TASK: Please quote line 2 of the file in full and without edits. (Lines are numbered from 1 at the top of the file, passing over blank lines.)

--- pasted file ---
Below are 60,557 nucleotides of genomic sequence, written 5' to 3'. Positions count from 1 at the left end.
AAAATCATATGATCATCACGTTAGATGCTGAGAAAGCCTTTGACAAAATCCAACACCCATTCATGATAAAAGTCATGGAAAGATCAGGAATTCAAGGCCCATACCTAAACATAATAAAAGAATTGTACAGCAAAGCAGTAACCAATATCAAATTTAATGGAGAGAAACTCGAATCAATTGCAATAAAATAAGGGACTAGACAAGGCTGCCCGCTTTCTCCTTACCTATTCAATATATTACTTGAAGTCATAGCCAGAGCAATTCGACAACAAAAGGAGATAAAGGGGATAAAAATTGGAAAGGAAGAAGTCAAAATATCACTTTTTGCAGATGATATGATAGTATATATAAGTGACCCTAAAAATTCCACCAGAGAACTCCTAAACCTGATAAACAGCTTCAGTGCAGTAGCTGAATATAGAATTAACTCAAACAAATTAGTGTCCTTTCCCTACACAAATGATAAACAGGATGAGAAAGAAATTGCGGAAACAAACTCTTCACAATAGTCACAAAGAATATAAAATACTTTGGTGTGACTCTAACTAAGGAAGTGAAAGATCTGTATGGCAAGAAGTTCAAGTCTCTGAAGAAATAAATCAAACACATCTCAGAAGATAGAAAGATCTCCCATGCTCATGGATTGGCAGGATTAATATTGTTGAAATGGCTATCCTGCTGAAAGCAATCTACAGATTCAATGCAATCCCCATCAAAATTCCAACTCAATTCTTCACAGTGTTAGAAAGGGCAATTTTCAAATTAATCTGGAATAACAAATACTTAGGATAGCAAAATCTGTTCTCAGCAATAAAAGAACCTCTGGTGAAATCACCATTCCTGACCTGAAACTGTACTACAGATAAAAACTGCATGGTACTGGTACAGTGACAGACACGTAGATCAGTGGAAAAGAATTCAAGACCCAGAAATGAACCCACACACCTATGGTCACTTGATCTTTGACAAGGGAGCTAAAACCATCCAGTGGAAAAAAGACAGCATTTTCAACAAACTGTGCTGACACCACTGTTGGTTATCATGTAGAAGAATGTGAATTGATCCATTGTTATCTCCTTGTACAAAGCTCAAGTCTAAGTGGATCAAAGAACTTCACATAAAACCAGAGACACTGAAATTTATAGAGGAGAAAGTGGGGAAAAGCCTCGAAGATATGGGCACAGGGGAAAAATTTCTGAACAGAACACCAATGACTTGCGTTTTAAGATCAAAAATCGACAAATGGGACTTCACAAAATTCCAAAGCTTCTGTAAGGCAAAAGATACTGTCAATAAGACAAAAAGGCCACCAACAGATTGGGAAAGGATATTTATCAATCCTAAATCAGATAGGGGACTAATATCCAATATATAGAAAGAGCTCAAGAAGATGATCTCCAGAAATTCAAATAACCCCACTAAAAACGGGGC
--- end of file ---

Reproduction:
AAAATCATATGATCATCACGTTAGATGCTGAGAAAGCCTTTGACAAAATCCAACACCCATTCATGATAAAAGTCATGGAAAGATCAGGAATTCAAGGCCCATACCTAAACATAATAAAAGAATTGTACAGCAAAGCAGTAACCAATATCAAATTTAATGGAGAGAAACTCGAATCAATTGCAATAAAATAAGGGACTAGACAAGGCTGCCCGCTTTCTCCTTACCTATTCAATATATTACTTGAAGTCATAGCCAGAGCAATTCGACAACAAAAGGAGATAAAGGGGATAAAAATTGGAAAGGAAGAAGTCAAAATATCACTTTTTGCAGATGATATGATAGTATATATAAGTGACCCTAAAAATTCCACCAGAGAACTCCTAAACCTGATAAACAGCTTCAGTGCAGTAGCTGAATATAGAATTAACTCAAACAAATTAGTGTCCTTTCCCTACACAAATGATAAACAGGATGAGAAAGAAATTGCGGAAACAAACTCTTCACAATAGTCACAAAGAATATAAAATACTTTGGTGTGACTCTAACTAAGGAAGTGAAAGATCTGTATGGCAAGAAGTTCAAGTCTCTGAAGAAATAAATCAAACACATCTCAGAAGATAGAAAGATCTCCCATGCTCATGGATTGGCAGGATTAATATTGTTGAAATGGCTATCCTGCTGAAAGCAATCTACAGATTCAATGCAATCCCCATCAAAATTCCAACTCAATTCTTCACAGTGTTAGAAAGGGCAATTTTCAAATTAATCTGGAATAACAAATACTTAGGATAGCAAAATCTGTTCTCAGCAATAAAAGAACCTCTGGTGAAATCACCATTCCTGACCTGAAACTGTACTACAGATAAAAACTGCATGGTACTGGTACAGTGACAGACACGTAGATCAGTGGAAAAGAATTCAAGACCCAGAAATGAACCCACACACCTATGGTCACTTGATCTTTGACAAGGGAGCTAAAACCATCCAGTGGAAAAAAGACAGCATTTTCAACAAACTGTGCTGACACCACTGTTGGTTATCATGTAGAAGAATGTGAATTGATCCATTGTTATCTCCTTGTACAAAGCTCAAGTCTAAGTGGATCAAAGAACTTCACATAAAACCAGAGACACTGAAATTTATAGAGGAGAAAGTGGGGAAAAGCCTCGAAGATATGGGCACAGGGGAAAAATTTCTGAACAGAACACCAATGACTTGCGTTTTAAGATCAAAAATCGACAAATGGGACTTCACAAAATTCCAAAGCTTCTGTAAGGCAAAAGATACTGTCAATAAGACAAAAAGGCCACCAACAGATTGGGAAAGGATATTTATCAATCCTAAATCAGATAGGGGACTAATATCCAATATATAGAAAGAGCTCAAGAAGATGATCTCCAGAAATTCAAATAACCCCACTAAAAACGGGGC